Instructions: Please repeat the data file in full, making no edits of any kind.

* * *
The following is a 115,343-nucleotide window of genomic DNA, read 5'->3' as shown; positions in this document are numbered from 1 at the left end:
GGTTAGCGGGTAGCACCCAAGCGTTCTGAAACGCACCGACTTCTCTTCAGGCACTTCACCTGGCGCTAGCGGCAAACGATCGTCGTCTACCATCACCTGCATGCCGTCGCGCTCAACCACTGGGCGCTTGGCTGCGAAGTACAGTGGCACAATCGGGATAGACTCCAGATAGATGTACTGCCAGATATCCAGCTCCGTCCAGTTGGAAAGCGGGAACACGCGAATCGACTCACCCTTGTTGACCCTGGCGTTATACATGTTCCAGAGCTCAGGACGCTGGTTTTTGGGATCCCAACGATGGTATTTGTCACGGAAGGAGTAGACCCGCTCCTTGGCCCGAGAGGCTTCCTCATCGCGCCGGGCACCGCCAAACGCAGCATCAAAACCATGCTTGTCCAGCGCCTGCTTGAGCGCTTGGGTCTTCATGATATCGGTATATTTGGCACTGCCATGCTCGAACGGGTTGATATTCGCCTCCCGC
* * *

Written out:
The following is a 115,343-nucleotide window of genomic DNA, read 5'->3' as shown; positions in this document are numbered from 1 at the left end:
GGTTAGCGGGTAGCACCCAAGCGTTCTGAAACGCACCGACTTCTCTTCAGGCACTTCACCTGGCGCTAGCGGCAAACGATCGTCGTCTACCATCACCTGCATGCCGTCGCGCTCAACCACTGGGCGCTTGGCTGCGAAGTACAGTGGCACAATCGGGATAGACTCCAGATAGATGTACTGCCAGATATCCAGCTCCGTCCAGTTGGAAAGCGGGAACACGCGAATCGACTCACCCTTGTTGACCCTGGCGTTATACATGTTCCAGAGCTCAGGACGCTGGTTTTTGGGATCCCAACGATGGTATTTGTCACGGAAGGAGTAGACCCGCTCCTTGGCCCGAGAGGCTTCCTCATCGCGCCGGGCACCGCCAAACGCAGCATCAAAACCATGCTTGTCCAGCGCCTGCTTGAGCGCTTGGGTCTTCATGATATCGGTATATTTGGCACTGCCATGCTCGAACGGGTTGATATTCGCCTCCCGC